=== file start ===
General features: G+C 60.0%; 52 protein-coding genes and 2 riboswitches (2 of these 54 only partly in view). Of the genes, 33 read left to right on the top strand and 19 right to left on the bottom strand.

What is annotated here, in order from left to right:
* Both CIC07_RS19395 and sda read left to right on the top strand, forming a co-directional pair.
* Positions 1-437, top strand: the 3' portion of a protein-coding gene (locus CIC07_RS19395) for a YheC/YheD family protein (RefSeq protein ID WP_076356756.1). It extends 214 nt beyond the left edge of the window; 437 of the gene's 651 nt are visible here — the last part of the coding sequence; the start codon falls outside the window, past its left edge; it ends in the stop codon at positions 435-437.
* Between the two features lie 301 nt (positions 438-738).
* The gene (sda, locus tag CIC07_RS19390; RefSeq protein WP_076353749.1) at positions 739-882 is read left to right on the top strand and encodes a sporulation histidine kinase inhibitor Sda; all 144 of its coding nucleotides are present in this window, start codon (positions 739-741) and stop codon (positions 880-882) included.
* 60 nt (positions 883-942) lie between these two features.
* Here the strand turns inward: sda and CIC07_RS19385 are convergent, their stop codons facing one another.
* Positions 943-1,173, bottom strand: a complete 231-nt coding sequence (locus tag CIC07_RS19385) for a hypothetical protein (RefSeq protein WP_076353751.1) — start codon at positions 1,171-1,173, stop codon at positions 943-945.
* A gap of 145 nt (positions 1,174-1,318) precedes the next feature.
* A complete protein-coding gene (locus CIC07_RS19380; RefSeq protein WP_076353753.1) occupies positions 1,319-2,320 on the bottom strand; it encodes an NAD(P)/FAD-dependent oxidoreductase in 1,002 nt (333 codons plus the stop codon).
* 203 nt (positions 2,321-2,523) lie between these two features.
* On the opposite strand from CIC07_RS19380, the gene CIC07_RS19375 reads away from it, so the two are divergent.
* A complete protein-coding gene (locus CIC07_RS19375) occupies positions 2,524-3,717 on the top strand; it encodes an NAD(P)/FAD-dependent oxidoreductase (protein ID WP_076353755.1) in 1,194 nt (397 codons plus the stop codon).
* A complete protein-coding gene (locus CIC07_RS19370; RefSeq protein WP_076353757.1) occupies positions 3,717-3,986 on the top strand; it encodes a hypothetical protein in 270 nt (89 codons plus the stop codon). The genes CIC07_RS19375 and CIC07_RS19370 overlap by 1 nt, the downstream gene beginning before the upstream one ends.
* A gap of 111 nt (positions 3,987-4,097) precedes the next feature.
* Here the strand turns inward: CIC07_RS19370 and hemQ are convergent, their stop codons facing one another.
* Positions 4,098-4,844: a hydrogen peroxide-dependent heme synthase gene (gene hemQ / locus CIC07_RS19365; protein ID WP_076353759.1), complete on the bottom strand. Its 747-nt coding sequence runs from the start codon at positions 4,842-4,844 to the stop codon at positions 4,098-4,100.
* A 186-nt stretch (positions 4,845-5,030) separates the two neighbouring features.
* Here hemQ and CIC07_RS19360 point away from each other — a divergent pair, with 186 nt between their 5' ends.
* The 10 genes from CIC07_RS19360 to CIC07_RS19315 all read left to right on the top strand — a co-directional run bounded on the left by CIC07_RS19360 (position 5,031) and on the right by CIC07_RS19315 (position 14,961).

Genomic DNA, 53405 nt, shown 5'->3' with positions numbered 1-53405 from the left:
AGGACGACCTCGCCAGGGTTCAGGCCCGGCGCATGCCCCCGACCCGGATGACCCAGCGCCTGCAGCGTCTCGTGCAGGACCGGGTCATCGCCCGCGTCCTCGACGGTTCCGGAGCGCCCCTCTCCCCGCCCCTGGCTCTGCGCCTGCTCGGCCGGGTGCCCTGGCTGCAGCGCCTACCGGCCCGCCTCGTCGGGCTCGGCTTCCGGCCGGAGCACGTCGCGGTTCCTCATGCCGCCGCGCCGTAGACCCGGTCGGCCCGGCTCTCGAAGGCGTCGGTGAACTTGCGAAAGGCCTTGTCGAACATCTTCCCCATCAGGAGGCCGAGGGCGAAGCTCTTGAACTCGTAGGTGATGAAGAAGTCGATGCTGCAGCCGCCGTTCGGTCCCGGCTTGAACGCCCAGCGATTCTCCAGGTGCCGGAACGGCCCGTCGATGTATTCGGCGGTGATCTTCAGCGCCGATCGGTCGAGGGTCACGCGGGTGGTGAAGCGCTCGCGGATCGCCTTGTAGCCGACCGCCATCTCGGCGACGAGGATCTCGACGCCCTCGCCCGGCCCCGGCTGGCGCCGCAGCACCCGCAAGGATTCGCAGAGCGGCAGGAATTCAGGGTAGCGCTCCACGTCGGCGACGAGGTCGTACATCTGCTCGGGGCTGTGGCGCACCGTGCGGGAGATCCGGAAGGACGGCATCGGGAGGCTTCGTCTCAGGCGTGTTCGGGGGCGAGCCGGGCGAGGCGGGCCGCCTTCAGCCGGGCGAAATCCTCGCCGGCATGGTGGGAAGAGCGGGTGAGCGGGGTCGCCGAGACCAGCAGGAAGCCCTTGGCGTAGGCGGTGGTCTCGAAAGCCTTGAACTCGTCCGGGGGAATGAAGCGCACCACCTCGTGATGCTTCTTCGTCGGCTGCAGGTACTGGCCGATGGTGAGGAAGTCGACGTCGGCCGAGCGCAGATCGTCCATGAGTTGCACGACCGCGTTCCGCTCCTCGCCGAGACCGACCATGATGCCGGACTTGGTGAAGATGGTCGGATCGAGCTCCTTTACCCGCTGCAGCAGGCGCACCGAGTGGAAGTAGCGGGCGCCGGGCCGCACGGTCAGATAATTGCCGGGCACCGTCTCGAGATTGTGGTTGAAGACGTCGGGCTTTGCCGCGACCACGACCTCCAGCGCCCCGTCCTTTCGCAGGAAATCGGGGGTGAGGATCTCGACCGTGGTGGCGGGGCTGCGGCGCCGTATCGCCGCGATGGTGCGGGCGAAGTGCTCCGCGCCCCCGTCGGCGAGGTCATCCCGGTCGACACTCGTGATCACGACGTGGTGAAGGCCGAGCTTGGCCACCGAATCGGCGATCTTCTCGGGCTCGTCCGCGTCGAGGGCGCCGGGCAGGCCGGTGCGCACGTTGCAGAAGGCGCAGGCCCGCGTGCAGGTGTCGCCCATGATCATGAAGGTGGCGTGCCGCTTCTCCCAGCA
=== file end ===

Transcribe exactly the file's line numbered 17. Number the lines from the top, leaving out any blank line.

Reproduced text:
* Here the strand turns inward: CIC07_RS19370 and hemQ are convergent, their stop codons facing one another.